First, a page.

Benzene in Carrot Juice

Benzene in Carrot Juice
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Which beverages have been found to have benzene levels exceeding safety standards?

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Below is an approximation of this video’s audio content. To see any graphs, charts, graphics, images, and quotes to which Dr. Greger may be referring, watch the above video.

Speaking of toxic chemicals, last year we learned that some soft drinks have benzene in them. Well, this year, another beverage was found to have benzene levels exceeding safety standards.

Which one was it? Apple juice, beer, carrot juice, coffee, red wine, or white? It was the carrot juice. There are some natural components in carrot juice that are turned to benzene when you heat it. Now, fresh carrot juice has no benzene; nor do carrots themselves.

The safety limit for benzene in drinking water is one microgram. Pasteurized carrot juice has that one microgram, and bottled, twice that. Now drinking water standards are made to be conservative, because they assume we’re drinking cups a day. But better to just eat carrots, or juice our own.

Please consider volunteering to help out on the site.

Image thanks to Joshua Hunter via flickr

Below is an approximation of this video’s audio content. To see any graphs, charts, graphics, images, and quotes to which Dr. Greger may be referring, watch the above video.

Speaking of toxic chemicals, last year we learned that some soft drinks have benzene in them. Well, this year, another beverage was found to have benzene levels exceeding safety standards.

Which one was it? Apple juice, beer, carrot juice, coffee, red wine, or white? It was the carrot juice. There are some natural components in carrot juice that are turned to benzene when you heat it. Now, fresh carrot juice has no benzene; nor do carrots themselves.

The safety limit for benzene in drinking water is one microgram. Pasteurized carrot juice has that one microgram, and bottled, twice that. Now drinking water standards are made to be conservative, because they assume we’re drinking cups a day. But better to just eat carrots, or juice our own.

Please consider volunteering to help out on the site.

Image thanks to Joshua Hunter via flickr

Doctor's Note

Check out these videos for more on exposure to toxic chemicals:
Food Sources of Flame-Retardant Chemicals
CDC Report on Environmental Chemical Exposure

And check out my other videos on beverages

For more context, see my associated blog post: Prevent Breast Cancer by Any Greens Necessary.

If you haven’t yet, you can subscribe to my videos for free by clicking here.

8 responses to “Benzene in Carrot Juice

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  1. Is the benzene coming from the natural components of the carrots in the juice or is it from an additional additive to the juice. In the study did they use organic carrot bottled juice or was it conventional?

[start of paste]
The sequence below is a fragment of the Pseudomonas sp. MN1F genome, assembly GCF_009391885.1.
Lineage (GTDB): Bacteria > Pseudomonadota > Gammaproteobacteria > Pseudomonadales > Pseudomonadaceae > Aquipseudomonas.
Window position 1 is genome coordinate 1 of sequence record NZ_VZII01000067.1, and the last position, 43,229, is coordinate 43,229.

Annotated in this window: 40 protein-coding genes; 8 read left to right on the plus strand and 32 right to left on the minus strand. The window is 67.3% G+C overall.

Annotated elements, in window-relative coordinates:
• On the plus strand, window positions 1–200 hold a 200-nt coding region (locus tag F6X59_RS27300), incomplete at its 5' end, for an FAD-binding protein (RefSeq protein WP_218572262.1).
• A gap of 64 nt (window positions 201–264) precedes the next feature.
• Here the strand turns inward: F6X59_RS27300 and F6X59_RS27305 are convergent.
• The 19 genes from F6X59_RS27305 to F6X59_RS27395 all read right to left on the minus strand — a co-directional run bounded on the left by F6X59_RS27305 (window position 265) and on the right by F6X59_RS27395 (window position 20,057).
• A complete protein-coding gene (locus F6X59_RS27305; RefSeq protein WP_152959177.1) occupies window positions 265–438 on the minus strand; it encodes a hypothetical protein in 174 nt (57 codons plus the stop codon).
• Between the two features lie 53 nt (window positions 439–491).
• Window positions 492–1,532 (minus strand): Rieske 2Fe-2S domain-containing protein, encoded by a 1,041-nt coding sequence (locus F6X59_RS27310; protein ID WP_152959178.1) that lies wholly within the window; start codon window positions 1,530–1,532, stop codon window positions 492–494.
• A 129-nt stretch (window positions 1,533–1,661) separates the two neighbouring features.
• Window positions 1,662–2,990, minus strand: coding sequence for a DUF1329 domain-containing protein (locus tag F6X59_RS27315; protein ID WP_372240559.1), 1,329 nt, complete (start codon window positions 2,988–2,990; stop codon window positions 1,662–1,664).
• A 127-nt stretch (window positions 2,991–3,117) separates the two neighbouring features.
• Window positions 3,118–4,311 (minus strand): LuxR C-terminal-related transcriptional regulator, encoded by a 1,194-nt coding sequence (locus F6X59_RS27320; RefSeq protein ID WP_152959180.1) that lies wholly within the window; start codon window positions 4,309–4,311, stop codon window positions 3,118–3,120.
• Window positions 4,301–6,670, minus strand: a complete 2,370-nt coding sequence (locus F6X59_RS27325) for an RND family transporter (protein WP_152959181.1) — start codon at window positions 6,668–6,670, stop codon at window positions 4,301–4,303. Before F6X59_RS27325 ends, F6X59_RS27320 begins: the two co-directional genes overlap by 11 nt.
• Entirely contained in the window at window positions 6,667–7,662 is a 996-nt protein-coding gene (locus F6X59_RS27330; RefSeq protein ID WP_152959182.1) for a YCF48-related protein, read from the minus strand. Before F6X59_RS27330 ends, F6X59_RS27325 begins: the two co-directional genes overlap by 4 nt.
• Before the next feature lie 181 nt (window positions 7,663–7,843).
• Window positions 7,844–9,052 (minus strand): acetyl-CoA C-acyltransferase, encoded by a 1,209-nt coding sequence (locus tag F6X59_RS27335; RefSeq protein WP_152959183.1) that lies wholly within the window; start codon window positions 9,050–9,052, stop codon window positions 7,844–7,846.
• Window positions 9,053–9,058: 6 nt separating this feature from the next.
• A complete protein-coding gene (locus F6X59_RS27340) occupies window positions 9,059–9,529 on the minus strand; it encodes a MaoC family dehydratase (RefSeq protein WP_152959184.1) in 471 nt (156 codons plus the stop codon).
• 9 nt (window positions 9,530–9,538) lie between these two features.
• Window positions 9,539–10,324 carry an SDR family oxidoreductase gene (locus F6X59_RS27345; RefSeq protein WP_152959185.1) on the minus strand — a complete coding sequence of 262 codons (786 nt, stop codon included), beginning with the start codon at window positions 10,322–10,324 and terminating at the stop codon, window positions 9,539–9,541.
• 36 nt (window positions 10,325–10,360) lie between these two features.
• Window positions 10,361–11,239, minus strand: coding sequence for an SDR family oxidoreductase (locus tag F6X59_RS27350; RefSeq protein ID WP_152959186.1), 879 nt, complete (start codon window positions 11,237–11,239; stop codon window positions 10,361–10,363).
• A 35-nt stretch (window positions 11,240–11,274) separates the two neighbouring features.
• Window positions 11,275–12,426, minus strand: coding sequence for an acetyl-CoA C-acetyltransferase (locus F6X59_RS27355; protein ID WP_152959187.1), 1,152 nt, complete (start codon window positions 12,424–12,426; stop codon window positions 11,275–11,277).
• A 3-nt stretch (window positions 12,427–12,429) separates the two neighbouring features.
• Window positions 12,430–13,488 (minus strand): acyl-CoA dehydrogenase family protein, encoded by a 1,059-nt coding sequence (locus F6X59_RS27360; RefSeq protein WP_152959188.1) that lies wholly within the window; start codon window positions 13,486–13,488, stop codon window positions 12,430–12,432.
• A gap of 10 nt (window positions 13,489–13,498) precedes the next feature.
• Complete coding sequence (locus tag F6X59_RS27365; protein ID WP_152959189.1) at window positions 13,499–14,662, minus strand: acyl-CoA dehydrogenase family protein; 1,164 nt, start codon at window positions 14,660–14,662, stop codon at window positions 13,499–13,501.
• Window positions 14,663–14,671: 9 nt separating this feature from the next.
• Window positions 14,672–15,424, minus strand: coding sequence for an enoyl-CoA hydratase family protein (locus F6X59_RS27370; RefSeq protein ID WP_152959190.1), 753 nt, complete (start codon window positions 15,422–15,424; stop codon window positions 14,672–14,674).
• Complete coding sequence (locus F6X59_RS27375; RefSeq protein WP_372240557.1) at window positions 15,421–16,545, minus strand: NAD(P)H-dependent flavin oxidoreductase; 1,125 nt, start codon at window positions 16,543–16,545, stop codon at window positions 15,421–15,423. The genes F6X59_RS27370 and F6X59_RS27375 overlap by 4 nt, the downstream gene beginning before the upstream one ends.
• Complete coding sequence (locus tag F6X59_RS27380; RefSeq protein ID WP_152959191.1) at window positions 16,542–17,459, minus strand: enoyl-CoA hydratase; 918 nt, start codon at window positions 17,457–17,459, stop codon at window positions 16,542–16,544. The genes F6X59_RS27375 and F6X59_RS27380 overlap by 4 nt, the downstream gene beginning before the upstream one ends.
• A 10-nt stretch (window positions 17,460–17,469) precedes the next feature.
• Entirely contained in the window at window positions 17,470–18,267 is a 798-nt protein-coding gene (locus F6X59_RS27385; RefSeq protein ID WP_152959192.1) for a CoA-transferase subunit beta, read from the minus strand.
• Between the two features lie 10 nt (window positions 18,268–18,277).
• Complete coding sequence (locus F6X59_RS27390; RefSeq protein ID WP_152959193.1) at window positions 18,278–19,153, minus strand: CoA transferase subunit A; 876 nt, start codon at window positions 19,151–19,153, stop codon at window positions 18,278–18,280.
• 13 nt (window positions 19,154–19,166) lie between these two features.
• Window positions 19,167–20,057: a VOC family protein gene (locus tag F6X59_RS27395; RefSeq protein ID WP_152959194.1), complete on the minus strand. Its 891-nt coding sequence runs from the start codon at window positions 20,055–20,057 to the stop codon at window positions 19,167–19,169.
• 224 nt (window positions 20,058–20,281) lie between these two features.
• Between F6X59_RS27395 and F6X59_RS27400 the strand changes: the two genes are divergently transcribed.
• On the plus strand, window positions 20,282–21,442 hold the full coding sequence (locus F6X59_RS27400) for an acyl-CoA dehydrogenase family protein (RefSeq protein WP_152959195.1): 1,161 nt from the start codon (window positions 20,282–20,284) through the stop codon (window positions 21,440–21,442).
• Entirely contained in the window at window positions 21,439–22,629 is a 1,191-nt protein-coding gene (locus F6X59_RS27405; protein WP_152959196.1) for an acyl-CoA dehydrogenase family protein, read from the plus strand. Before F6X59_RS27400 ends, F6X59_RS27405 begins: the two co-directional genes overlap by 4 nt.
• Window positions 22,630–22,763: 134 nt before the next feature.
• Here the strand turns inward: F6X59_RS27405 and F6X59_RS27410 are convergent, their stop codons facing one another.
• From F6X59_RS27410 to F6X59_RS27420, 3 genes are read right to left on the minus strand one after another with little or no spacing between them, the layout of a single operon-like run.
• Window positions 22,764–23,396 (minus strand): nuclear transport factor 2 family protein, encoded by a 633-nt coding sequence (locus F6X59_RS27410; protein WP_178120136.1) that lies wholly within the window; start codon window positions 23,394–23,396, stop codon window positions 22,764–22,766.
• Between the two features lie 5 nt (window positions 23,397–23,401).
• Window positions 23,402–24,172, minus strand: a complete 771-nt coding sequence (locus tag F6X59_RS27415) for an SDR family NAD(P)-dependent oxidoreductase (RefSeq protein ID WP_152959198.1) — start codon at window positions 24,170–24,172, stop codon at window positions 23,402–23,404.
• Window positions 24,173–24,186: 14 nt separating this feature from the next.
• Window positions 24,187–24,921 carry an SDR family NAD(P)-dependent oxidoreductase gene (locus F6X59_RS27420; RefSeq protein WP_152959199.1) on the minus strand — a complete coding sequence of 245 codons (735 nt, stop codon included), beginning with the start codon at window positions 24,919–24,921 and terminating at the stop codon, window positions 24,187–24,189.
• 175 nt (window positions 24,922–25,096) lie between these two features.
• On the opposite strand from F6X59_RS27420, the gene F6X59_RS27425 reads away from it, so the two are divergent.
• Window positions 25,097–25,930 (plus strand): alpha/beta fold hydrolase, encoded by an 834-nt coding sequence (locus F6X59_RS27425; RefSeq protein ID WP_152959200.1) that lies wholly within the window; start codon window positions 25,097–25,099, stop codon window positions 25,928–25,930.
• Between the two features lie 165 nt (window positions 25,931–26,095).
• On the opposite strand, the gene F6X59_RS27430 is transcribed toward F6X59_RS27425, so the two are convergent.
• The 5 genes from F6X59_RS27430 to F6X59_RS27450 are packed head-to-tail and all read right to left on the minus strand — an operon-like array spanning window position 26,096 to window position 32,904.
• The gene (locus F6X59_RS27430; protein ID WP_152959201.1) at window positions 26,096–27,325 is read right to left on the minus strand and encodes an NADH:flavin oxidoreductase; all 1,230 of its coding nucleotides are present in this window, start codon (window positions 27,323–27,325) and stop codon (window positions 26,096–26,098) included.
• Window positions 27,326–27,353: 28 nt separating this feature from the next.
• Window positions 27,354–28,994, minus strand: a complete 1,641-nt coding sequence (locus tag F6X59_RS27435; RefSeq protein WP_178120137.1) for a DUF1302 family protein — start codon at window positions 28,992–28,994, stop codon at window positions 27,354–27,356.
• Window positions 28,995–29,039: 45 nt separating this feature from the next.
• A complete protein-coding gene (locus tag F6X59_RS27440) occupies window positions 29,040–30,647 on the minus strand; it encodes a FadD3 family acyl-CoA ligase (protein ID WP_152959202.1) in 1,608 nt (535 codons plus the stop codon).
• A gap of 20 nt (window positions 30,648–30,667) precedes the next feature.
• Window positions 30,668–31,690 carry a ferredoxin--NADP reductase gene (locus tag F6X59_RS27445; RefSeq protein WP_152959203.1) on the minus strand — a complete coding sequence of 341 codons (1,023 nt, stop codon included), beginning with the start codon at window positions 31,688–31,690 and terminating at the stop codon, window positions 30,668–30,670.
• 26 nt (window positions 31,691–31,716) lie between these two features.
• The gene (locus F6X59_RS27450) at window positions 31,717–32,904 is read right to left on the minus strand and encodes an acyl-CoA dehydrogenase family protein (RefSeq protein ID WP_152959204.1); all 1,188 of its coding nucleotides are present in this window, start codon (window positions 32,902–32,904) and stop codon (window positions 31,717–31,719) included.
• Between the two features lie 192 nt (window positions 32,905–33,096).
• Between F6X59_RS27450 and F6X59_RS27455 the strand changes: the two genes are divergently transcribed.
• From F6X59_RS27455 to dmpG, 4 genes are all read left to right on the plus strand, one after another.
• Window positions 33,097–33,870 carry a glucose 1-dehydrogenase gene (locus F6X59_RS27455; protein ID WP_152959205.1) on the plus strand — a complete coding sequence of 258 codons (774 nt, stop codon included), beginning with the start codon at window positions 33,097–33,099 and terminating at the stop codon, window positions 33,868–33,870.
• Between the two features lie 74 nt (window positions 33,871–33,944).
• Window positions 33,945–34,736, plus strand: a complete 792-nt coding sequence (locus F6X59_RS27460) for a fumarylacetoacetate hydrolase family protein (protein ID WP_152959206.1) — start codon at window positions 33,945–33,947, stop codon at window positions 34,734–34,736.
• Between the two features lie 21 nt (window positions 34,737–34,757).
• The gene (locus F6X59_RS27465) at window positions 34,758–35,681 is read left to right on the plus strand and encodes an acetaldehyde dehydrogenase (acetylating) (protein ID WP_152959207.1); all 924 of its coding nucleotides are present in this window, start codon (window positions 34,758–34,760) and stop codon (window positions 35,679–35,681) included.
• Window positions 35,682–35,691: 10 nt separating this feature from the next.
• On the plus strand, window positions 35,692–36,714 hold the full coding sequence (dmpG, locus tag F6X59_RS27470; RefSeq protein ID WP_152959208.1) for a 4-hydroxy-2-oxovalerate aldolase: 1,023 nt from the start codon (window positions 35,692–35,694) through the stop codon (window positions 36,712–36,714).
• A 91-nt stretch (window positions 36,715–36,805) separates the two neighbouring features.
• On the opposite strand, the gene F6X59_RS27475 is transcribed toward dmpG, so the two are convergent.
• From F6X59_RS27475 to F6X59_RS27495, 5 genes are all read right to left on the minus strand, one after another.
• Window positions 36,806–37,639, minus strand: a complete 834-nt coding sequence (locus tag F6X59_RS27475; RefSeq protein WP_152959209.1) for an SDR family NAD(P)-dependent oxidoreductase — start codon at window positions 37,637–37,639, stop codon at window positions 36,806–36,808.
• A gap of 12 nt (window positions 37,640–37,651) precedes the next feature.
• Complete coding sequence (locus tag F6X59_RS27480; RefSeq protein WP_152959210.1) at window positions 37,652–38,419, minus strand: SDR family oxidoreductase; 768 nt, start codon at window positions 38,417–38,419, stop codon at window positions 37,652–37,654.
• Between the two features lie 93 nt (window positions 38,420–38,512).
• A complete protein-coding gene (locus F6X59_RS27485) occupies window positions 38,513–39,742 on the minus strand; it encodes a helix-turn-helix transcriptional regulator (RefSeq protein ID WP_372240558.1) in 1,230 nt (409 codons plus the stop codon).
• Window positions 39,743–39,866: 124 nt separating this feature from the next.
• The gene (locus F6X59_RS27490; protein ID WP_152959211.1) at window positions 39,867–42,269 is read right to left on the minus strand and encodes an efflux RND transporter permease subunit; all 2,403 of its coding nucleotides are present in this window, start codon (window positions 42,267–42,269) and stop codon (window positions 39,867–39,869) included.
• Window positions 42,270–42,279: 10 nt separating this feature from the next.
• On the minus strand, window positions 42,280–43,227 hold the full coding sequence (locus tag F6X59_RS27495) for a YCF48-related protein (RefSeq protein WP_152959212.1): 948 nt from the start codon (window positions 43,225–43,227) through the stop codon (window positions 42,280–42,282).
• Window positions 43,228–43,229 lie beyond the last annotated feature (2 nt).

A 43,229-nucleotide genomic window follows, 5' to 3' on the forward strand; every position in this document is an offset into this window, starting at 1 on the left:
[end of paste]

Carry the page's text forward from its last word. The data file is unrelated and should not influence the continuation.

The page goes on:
If there is natural componenet in carrots that converts to benzene when cooked, than does it also possibly apply to cooking carrots?

    1. Hello cmarble!
      To answer your question about the benzene. It was not the additives + heat that caused the benzene it was the makeup of the carrot themselves. Thus, it wouldn’t matter whether they were conventional or organic. To quote the study, “This study shows that carrot juice contains substances such as beta-carotene, phenylalanine or terpenes that may act as precursors for benzene formation during food processing.”
      In reality, not enough studies have been done on just the carrots, its been on carrot juice. Keep in mind that to make carrot juice you need A LOT of carrots so although it seems reasonable to think cooking carrots might produce benzene, it would be a small, insignificant amount. In a separate study in Germany regarding benzene in carrot juice,”The heating temperature was studied at four levels (unheated, 100, 125 and 150C) and the heating time was varied at three levels (30, 60 and 120 min)” In this study, they were organic. Thus, one can assume longer heating means more benzene. http://www.tandfonline.com/doi/pdf/10.1080/02652030802036230
      Hope this helps!

  2. Dr. Gregor

    Your site is great. I see it as the example for how doctors of one specialty can keep up with a different speciality. In Caldwell Esselstyn’s book “Prevent and Reverse Heart Disease, he writes of a compound called asymmetric dimethyl arginine ADMA, which prevents arginine from being a substrate for NO synthase. He further speaks of a different enzyme, dimethyl arginine dimethyl amino hydrolase (DADAH)which readily breaks up the ADMA, allowing NO synthase to produce NO from arginine. He states that by products from a meat eating diet inhibit DADAH and gives this as a reason that plant based eaters have less heart disease than meat eaters with equal cholesterol levels.Can you explain this, elaborate on it or provide some references? Thanks.

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